What strange bee is this? Nope, check out the tiny antennae; this is another fly – a bee mimic called a “Hover Fly.” This one is a Band-Eyed Drone (Eristalinus taeniops).

Bee Mimics

The Band-Eyed Drone is a non-native hover fly and bee mimic from the Mediterranean and from Spain. Preferring warmer climates, the Band-eyed drone has made his home here in California and in Florida. I found this one resting for a brief moment before he zoomed off again.

Tiny Hover Fly (Paragus haemorrhous) on Native San Diego Sunflower

Tiny Hover Fly (Paragus haemorrhous) on Native San Diego Sunflower

Little Pollinating Flies

Colorful little flies can be seen hovering over flowers, thus their name “Hover Fly” or also commonly known as “Flower Fly.” These Syrphid flies look like tiny bees or yellowjackets, depending on the species but are harmless to humans.

Larvae of Syrphid flies are predators (adults just hover and feed on nectar) and are very beneficial to gardens. Hover fly larvae are especially important in controlling infestations of aphids.

The tapered maggots crawl over leaves, feeding daily upon dozens of aphids. Once they become adults, they help out in pollinating our food supply. You don’t want to swat these flies! They’re the good guy-flies!

Sticky Monkeyflower (Mimulus aurantiacus)

Sticky Monkeyflower (Mimulus aurantiacus) Artwork by Donna M. Walker – Hearts Pest Management

The Art of Pollination

Pollinating plants is a complicated process but basically, plants rely on the wind or insects to transfer pollen from the male anthers of a flower to the female parts via the stigma.

Hopefully, fertilization takes place (this is the complicated part) to bear fruit and create new seeds – viz: more plants.

Since one can never entirely rely on the wind; overtime plants have developed ways of attracting pollinating insects to create better odds at becoming fertilized.

As a result, both flying pollinators and humans benefit; we get to enjoy beautiful flowers and odoriferous fragrances to use for our perfumes, and the insects get to feed on the sweet nectar.

Sticky Monkeyflower AKA Bush Monkey Flower

Monkeyflower Parts

Monkeyflower Parts

It’s difficult to tell which flowers have been pollinated on most plants but not with our Native Sticky Monkeyflower or also known as the “Bush Monkey Flower” (supposedly the flower looks like a smiling monkey face).

The monkeyflower’s stigma stays open for flying pollinators to drop a bit of pollen in while gathering nectar, then it quickly closes.

If you “trick” the flower by lightly touching the stigma, it will close but then it will open back up when it senses there is no pollen after all! Because it is hard to know when a flower has been pollinated, watching the two, what I call “petals,” rapidly close when touched is a rare site for human eyes.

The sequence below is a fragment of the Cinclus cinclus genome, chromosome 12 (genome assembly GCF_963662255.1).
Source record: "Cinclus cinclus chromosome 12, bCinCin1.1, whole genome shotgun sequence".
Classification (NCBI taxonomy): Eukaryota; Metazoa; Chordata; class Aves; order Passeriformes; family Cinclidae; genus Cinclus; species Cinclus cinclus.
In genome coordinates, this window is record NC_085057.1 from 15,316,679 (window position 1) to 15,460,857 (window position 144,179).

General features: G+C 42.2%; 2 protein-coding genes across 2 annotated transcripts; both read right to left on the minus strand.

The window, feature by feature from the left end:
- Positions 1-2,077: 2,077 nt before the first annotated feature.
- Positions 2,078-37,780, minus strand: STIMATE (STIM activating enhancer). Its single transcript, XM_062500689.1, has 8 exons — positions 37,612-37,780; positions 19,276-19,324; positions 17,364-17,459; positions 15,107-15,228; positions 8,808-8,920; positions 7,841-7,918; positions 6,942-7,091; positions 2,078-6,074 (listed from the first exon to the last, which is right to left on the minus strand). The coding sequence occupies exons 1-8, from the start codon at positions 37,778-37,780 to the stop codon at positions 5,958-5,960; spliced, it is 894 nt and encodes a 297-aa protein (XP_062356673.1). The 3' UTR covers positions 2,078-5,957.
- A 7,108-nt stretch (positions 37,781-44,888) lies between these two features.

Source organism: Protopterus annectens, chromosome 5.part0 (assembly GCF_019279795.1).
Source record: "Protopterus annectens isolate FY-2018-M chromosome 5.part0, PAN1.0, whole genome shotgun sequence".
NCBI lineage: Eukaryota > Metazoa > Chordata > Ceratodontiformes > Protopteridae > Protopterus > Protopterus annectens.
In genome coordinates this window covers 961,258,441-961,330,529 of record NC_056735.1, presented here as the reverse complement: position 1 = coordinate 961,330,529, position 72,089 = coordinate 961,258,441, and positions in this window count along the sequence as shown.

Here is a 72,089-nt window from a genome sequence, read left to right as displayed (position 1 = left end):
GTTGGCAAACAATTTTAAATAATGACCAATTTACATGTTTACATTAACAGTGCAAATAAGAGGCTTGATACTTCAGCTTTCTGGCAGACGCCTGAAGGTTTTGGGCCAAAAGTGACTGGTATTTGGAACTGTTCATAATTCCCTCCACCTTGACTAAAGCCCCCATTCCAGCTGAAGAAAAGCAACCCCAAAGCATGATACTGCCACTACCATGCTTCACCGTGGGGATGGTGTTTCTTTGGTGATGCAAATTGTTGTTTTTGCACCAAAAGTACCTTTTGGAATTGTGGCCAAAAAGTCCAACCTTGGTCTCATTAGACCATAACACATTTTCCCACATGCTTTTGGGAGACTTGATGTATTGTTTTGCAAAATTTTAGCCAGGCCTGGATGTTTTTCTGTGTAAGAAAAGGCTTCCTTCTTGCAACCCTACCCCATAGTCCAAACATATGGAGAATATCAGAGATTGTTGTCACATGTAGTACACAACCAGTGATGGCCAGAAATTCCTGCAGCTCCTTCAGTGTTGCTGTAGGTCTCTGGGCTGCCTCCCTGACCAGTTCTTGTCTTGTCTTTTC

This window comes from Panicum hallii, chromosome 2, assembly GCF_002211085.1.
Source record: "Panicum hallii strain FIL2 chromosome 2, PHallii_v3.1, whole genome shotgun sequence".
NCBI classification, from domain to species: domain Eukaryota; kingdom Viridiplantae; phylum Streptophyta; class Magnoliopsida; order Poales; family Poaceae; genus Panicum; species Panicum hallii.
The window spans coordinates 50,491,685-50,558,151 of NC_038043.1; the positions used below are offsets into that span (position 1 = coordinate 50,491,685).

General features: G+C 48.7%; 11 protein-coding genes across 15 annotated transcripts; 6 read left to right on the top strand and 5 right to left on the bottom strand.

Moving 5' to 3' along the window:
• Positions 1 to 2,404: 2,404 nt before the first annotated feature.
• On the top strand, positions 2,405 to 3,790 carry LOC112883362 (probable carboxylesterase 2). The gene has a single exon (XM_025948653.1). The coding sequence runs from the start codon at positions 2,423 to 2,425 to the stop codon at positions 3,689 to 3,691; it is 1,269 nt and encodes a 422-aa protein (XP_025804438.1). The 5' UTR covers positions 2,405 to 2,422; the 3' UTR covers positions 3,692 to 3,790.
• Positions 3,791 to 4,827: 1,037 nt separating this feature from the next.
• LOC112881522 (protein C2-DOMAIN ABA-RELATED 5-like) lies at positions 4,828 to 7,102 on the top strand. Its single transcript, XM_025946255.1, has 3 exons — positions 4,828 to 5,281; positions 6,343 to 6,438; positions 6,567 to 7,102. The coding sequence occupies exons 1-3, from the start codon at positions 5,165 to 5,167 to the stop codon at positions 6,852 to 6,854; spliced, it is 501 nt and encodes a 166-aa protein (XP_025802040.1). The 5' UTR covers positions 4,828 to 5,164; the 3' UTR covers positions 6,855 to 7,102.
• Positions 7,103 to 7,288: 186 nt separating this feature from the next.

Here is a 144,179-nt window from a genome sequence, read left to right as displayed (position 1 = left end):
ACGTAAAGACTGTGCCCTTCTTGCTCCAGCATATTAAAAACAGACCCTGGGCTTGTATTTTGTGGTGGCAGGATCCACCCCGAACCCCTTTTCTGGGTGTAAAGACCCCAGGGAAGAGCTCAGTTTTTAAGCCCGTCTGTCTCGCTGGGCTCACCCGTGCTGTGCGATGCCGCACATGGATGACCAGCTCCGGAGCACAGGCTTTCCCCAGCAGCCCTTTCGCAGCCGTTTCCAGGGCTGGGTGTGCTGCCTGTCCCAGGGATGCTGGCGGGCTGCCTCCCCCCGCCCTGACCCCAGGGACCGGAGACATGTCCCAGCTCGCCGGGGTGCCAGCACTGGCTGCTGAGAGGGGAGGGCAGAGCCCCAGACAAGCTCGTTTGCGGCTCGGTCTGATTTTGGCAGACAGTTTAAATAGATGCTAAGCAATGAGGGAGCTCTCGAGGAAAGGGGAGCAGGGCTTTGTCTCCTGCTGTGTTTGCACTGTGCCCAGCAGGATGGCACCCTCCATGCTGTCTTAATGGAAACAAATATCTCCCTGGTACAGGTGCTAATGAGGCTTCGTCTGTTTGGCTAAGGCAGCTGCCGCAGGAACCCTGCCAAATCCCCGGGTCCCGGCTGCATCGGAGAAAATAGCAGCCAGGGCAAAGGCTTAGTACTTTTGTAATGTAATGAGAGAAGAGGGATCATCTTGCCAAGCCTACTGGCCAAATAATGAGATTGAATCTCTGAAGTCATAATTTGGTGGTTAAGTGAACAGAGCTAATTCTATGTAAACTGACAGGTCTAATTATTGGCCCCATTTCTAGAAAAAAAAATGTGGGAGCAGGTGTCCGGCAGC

Try it when you’re out hiking in our chaparral communities. It may confuse the plant for a minute but the stigma “petals” will open back up.

Just look at that face! Isn’t it beeautiful?

Just look at that face! Isn’t it beeautiful?

Honey Bee

Did you know that honeybees have little baskets to carry pollen back to their hive? The yellow ball on this honeybee’s leg is her “basket.”

Bees, mimics flies, butterflies, and hummingbirds are not the only pollinators; there are bats (you can thank them for pollinating agave plants, otherwise there’d be no tequila!), even some beetles help pollinate.

Without these hard-workers, we would miss many of our fruits, nuts, vegetables, and chocolate (yes, chocolate) but most important of all – coffee!

Think about that the next time you pull into a Starbucks – and if you hear some buzzing from the flowerbed, say a little “thank you” to our pollinators. …

Note from the Author: Our new office staff person, Calvatina (Cal for short), told us a story about her niece running from the “biting flies,” the ones with the little yellow shorts; so I decided to use her line… who would think of such a thing but a child? As a writer, you just can’t make that stuff up!

Hearts Pest Management takes an active approach in keeping pest control to a minimum by targeting specific pests such as ants and spiders. We utilize both organic and IPM (Integrated Pest Management) methods for maintaining a pest-free environment in your home or business. Some of our Greenthumb customers have butterfly farms, fruit trees, cats and dogs, KOI fish, and/or horses and chickens but they are able to utilize our organic services. …

Online References

USDA.gov. Bee Basics – An Introduction to Our Native Bees.
Retrieved from: fs.usda.gov
National Geographic. (2015). 9 Ways You Can Help Bees and Other Pollinators At Home.
Retrieved from: News.nationalgeographic.com

Tagged:

Add Your Own Comment: